On 7 December 2012 the Commission adopted a Communication on the review of the Community Strategy concerning Mercury.
3. Restrictions on products containing mercury
In implementing the EU mercury strategy, a number of restrictions on the use of mercury in products have been imposed, including:
4. EU mercury export ban
One of the key measures in implementing the Mercury Strategy was the adoption of Regulation (EC) No 1102/2008 on the banning of mercury exports and the safe storage of metallic mercury. For details see:
Member State authorities and companies concerned shall report to the Commission the information foreseen in Articles 5 and 6 of this Regulation preferably electronically by using the following email address ENV-MERCURY@ec.europa.eu, or by post to: European Commission, DG.ENV.C.3/Mercury Export Ban, B-1049 Bruxelles, BELGIUM.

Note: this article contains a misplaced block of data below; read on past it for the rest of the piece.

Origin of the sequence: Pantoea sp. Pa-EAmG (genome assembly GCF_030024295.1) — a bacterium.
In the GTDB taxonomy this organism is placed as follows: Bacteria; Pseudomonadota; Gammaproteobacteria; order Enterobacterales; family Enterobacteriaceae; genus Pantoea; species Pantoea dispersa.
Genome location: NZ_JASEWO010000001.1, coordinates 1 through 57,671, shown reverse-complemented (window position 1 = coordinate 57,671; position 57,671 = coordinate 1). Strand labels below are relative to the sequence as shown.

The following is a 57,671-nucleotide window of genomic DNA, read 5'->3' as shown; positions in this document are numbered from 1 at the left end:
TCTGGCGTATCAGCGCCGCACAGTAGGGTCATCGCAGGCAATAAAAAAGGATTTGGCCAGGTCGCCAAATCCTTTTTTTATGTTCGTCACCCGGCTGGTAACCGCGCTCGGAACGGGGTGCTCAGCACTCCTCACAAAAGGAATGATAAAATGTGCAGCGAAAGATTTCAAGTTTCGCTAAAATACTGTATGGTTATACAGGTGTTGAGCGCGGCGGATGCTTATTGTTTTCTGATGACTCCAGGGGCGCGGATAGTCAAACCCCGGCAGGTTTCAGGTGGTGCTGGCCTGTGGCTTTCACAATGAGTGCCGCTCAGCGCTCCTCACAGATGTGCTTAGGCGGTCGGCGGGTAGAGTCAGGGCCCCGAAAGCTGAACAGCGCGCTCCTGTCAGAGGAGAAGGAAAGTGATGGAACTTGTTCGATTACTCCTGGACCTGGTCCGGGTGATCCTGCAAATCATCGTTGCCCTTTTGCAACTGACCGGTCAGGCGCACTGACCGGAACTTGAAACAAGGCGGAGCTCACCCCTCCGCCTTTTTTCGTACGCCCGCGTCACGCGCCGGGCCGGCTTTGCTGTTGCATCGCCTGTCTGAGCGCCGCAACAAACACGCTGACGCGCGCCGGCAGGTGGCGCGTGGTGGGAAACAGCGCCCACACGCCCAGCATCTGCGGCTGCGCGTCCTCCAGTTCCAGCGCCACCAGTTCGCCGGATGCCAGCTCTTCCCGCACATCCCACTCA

Quantities of metallic mercury reported according to Article 6 of the Regulation
5. Global issue & International agreement
Mercury is recognised as a chemical of global concern due to its long-range transport in the atmosphere, its persistence in the environment, its ability to bioaccumulate in ecosystems and its significant negative effect on human health and the environment.
For many years the EU has been advocating strong international action to address the mercury problem.
As a first step for addressing the mercury issue at global level, a mercury programme was established by the United Nations Environment Programme (UNEP) in 2003 to encourage all countries to adopt goals and take action, as appropriate, in order to identify vulnerable populations, minimise exposure through outreach efforts, and reduce human-generated mercury releases.